As Published In

Oracle Magazine
July/August 2010

COMMENT: In The Field


Who Drives the Decision?

By David Ferguson

Changes in business processes need management.

Everyone has opinions about the timing and execution of enterprise technology decisions. The IT department has an opinion. All your solution providers have opinions. The competition may be using your indecision to form opinions about your company’s capabilities in the marketplace. Your customers may express their opinions on how easy it is to do business with you. Regulatory agencies publish opinions on how compliance changes will impact your reporting systems. Your employees may have opinions and may be pressuring you to provide more features and functionality to help them be more productive.

Each of these perspectives is important and demands understanding. Each one is a source of input for the decision-maker, but should not be mistaken for the decision-maker. The responsibility for making the decision lies squarely with those who set the company’s strategic direction.

From my many years of process improvement work, I offer four time-tested observations in support of making functional-side leadership both responsible and accountable for key technology decisions.

Technology implemented correctly is a process enabler. Technology can accelerate your process throughput. If your processes are well thought out and mirror best practices, the results can be an order of magnitude above previous performance levels.

However, the opposite is also true. If you have poorly constructed processes, automation will expose the inherent problems more quickly. Do you have the time and resources to work through each issue as it surfaces? Nothing will kill the execution of a key strategy faster than improper planning for what is perceived to be an indispensable improvement.

Off-the-shelf technology will, by default, establish operational boundaries for the business. One size rarely fits all. Yes, even integrated software packages specifically designed for industry verticals will fall short of the mark at times. When that happens, do you change the software or the process? At times, the choice is between a shorter-term project with broader impact and one that is much longer with diminishing returns.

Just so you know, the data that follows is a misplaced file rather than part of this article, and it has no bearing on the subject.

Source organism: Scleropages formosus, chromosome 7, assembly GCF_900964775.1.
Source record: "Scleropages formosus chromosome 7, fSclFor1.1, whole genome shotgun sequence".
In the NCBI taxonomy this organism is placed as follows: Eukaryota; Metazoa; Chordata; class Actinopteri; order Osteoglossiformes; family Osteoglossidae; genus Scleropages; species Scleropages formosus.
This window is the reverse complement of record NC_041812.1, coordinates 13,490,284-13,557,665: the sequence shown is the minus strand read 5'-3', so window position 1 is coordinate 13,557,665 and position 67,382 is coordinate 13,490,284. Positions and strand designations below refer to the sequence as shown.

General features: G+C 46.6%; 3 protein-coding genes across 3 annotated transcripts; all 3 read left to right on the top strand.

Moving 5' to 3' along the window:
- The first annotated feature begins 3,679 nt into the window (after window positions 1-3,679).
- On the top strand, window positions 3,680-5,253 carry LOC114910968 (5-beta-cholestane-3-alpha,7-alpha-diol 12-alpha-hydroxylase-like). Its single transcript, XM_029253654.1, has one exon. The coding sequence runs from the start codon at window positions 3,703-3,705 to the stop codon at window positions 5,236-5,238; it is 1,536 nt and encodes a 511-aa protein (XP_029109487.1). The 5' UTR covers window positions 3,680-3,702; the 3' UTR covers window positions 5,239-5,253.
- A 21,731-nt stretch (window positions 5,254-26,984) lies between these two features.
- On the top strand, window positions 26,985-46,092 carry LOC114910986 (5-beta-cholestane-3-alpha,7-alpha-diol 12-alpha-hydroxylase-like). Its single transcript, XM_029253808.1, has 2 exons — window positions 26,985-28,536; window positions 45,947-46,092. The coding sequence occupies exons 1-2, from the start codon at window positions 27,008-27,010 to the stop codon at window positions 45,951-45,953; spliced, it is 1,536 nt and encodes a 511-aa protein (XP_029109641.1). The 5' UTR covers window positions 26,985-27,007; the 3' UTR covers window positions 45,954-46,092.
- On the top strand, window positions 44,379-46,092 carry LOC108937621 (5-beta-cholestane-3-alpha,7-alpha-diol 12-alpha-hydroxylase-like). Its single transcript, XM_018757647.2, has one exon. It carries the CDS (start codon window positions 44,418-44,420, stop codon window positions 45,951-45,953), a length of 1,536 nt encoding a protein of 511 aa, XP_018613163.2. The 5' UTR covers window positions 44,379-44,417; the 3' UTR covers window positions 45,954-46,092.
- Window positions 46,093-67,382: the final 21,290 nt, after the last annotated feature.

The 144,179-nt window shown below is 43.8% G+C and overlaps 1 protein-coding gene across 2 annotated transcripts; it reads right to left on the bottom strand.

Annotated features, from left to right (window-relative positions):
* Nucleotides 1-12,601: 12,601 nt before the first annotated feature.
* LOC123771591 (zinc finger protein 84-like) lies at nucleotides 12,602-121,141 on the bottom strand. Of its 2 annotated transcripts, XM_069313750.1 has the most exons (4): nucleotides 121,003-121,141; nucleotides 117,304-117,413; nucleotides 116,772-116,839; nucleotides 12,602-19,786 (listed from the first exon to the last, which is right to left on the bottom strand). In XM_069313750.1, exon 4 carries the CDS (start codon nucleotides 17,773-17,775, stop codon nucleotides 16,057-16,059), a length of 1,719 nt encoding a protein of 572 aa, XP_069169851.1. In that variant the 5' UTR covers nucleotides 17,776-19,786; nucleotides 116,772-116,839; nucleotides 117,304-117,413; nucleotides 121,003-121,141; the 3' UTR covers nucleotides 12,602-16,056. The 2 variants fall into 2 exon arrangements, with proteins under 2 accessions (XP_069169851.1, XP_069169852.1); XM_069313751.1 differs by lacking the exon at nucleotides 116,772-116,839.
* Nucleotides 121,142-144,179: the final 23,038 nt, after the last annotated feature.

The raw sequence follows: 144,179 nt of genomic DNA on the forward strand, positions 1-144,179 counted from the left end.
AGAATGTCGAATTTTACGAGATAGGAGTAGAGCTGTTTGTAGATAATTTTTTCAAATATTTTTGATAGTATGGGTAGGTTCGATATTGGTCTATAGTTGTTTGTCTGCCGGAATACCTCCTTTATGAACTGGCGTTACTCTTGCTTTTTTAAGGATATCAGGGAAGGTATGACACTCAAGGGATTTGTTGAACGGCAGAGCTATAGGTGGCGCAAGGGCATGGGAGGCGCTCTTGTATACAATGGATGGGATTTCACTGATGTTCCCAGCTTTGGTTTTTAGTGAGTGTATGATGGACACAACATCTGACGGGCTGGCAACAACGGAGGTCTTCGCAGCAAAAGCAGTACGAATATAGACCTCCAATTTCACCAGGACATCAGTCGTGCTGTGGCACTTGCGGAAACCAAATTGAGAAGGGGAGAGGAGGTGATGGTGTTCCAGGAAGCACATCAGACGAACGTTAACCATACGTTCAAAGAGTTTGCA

What about functions missing from the predefined package that differentiate you from your competition? Are you willing to forgo these changes until the software provider catches up? These decisions come at a price and are never easy or without risk to the business.

Technology decisions at the enterprise level are all about strategic priorities. The leadership team needs to be aligned and demonstrating its support for the projects it has approved in the portfolio. What management makes important, associates make important.

The prospective project list itself requires constant care and feeding. What are the most important projects? What projects promote the company’s strategic plan? Where do the investment dollars bring the greatest return to the organization? As we have experienced over the past year, the dollars available to invest are not limitless.

Not every project will make the cut. The leadership team needs to provide the proper context and focus around those that do make it. Each project proposal should be supported by a business case and, if approved, measured against the business case as the project unfolds. 

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Technology and change will come at you in waves. When multiple projects are undertaken in parallel, or when projects are introduced coincidentally with other systemic changes taking place, a different dynamic occurs. The organization’s capacity for change is challenged.

If associates are overwhelmed with change, productivity can grind to a halt. Is your new system upgrade occurring at the same time a new product release is scheduled to occur? Are there too many system changes occurring back-to-back with little time for assimilation into the organization? How radical is the change for those in the line of fire? Without careful consideration for the human behavioral aspects of change and a counterbalancing management approach, you can end up with a systemic mess on your hands.

For these four reasons and many others not mentioned, the people on the functional side of the house are both responsible and accountable for getting to the right answer on technology. The decisions are ultimately theirs to make. Don’t let them off the hook! 


David Ferguson ( dferguson@oaug.com ) is president of Oracle Applications Users Group (OAUG). Ferguson is a business process manager with more than 25 years of experience working with enterprise technologies and applications within customer service and sales operations.

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